Concepts

What is IS-IS ?

  • The OSI Model was never meant to be just a model.
  • In OSI Terminology, a router = an intermediate system (IS)
  • Is-IS was the routing protocol created for OSI
    • OSPF = TCP/IP
    • IS-IS = OSI
  • Originally deployed by ISPs due to Government Regs

IS-IS History and Background

  • The original Implementation of IS-IS was modified

to accomodate TCP/IP. Integrated IS-IS was born.

  • Integrated IS-IS still requires an OSI Address, called a ConnectionLess Network Services

(CLNS) address, to function.

  • The Facts:
    • Link-State
    • Uses SPF
    • Uses Hello Messages
    • Much More Difficult to Understand than OPSF : that's why it's not a popular protocol.
    • More Tunable than OSPF
    • More Efficient than OSPF
    • More Flexible than OSPF

IS-IS Designs

There is no ABR. A router is member of only 1 Area:

  • L1 : member of only 1 area
  • L2 : backbone router. They known the backbone but not their own area. It represents the Core Network.
  • L1/L2 : member of an area and of the backbone. They summarize route of their own area to the backbone.

A L1 router contacts a L2 router to go to another area.

More IS-IS Facts
  • The metric of IS-IS is not based on bandwith; it is a value of 0-62. 10 is the default. Metric must be defined manually.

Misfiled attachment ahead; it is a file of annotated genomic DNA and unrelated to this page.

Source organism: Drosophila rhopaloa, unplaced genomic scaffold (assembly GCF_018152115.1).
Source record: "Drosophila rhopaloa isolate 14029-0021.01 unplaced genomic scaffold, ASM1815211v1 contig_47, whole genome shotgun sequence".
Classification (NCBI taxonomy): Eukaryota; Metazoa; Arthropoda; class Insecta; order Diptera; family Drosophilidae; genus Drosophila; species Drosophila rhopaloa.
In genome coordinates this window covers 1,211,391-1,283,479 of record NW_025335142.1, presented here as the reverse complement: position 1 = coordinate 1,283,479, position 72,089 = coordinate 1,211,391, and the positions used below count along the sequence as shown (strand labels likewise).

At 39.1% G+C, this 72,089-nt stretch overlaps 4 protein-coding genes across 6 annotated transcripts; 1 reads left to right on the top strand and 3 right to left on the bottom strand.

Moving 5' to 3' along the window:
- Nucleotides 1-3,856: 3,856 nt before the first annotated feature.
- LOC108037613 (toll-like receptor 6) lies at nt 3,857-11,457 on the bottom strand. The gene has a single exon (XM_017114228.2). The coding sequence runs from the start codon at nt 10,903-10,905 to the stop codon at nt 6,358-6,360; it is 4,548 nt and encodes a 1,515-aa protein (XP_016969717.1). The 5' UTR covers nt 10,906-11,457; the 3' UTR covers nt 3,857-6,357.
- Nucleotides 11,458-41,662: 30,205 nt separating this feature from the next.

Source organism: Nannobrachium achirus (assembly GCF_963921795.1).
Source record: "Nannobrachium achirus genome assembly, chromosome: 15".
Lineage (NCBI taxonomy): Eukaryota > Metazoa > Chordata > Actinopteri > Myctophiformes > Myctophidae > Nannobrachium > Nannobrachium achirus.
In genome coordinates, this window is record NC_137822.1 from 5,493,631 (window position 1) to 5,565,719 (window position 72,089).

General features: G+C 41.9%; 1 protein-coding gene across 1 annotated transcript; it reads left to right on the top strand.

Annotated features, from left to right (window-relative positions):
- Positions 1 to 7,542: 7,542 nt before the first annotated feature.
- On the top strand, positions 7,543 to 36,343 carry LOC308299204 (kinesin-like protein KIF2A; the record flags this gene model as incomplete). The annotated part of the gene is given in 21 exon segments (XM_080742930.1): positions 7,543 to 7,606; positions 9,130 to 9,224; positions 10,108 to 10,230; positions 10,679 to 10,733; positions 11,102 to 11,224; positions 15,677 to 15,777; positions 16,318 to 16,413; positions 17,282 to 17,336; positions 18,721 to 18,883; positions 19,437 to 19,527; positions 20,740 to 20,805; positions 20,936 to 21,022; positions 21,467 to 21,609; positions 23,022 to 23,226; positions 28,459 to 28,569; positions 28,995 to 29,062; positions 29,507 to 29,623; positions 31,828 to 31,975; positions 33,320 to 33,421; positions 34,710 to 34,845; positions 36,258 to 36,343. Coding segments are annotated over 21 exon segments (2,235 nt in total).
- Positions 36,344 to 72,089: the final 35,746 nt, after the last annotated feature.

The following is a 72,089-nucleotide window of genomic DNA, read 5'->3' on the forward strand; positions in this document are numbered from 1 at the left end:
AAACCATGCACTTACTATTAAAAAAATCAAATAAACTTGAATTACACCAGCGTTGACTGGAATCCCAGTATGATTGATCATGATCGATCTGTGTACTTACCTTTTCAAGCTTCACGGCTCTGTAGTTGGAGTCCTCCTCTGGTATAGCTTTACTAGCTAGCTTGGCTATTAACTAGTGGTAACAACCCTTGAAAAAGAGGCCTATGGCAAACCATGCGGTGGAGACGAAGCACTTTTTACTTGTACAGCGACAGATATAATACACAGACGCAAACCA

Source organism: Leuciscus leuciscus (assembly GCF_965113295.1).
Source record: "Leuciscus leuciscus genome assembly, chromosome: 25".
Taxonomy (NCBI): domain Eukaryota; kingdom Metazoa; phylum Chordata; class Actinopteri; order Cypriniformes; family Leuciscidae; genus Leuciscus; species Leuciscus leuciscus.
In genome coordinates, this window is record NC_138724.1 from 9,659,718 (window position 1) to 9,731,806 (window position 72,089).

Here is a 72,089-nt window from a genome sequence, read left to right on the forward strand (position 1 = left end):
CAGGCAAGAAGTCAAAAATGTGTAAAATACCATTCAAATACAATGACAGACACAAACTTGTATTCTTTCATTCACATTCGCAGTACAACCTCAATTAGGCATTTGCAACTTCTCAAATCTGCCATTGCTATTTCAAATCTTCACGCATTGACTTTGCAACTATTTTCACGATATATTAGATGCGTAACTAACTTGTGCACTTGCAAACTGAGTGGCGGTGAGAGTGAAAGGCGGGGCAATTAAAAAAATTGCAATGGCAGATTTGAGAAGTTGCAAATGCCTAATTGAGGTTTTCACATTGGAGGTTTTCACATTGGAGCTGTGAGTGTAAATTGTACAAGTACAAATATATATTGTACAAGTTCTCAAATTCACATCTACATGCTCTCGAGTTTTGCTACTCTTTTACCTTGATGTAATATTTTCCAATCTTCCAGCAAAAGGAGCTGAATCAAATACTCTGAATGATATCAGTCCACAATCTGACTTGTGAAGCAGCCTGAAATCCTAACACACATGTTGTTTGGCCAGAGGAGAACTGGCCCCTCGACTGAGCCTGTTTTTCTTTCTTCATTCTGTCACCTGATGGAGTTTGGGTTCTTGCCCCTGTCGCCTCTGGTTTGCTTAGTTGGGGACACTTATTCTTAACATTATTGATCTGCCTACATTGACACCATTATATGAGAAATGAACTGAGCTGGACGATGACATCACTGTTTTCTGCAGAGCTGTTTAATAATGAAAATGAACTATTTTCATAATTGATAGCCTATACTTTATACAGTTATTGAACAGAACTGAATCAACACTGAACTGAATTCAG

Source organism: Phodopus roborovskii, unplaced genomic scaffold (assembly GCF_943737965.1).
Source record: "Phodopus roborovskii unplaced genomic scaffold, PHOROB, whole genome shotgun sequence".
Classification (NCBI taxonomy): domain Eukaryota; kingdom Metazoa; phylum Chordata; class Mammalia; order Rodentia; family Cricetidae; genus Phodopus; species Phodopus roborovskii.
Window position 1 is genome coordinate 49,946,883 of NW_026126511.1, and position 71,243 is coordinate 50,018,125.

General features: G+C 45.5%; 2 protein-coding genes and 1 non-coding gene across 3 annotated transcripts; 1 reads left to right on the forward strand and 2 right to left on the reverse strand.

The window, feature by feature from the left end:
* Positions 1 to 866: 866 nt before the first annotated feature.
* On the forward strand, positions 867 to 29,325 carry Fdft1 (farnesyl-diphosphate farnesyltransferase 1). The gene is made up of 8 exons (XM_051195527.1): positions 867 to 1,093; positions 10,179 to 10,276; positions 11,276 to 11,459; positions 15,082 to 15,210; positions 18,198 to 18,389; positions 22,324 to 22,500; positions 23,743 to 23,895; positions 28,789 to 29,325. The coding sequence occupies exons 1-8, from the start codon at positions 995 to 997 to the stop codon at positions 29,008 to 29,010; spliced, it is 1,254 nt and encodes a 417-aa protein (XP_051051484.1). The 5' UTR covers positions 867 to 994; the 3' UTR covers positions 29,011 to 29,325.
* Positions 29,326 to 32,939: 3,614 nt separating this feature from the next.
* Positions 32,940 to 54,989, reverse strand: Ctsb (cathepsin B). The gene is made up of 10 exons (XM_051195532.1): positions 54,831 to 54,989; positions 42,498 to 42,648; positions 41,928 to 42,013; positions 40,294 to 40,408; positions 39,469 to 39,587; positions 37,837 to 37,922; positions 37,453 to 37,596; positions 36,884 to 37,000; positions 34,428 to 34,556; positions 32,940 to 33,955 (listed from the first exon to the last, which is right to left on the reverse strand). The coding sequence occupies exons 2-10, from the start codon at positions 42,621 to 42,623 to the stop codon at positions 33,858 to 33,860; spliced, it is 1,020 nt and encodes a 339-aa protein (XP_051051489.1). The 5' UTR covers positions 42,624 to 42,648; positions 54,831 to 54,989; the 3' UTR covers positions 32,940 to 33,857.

• In OSI, End Systems (ES) would participate in routing (by finding their closest is); known as

ES-IS.

  • L1 and L2 routers form like relationships and maintain seperate databases. L1 routers 'speaks' only with L1 routers, and don't undestrand L2 routers. That's the same for L2.
  • The L1/L2 router is similar to OSPF's ABR: capable to speak in its Area and in the backbone.
Undestanding IS-IS Routing Domains
  • Level 0 : connexion between the ES and IS
  • Level 1 : routers exchanging information between the same area
  • Level 2 : routers in the same AS but not in the same Area
  • Level 3 : leaving the AS

OSPF vs IS-IS

  • Both are Link State Protocols
    • Areas
    • Topology, Neighbor, Route Tables
    • SPF Algorithm
  • OSPF: Interfaces belong to Areas
  • IS-IS : routers belong to Areas
  • OSPF : All Areas tie to backbone Area (Area 0)
  • Is-IS : The backbone tuns to all Areas
  • OSPF supports more Area Types
  • OSPF supports a metric scaled by default
  • OSPF is supported by more vendors
  • OSPF is well undestood by the majority of the industry
  • IS-IS handles updates more efficiently
  • IS-IS rarely runs the SPF Algorithm; Prefers using partial route calculation (PRC)
  • Is-IS is much faster (by default) to detect failures and converge
  • IS-IS has less constraints
  • IS-IS is very easy to adapt to IPv6

Understanding NSAP Addressing

  • OSI uses ConnectionLess Network Protocol (CLNP) addresses
  • When you assign a CLNP Address to a router, it is called a Network Service Access Point (NSAP) address
  • Only one address need per node; not per interface
  • NSAP addresses can be up to 20 bytes in length (IPv4 is 4 bytes, IPv6 is 16 bytes)

It is designed for very big network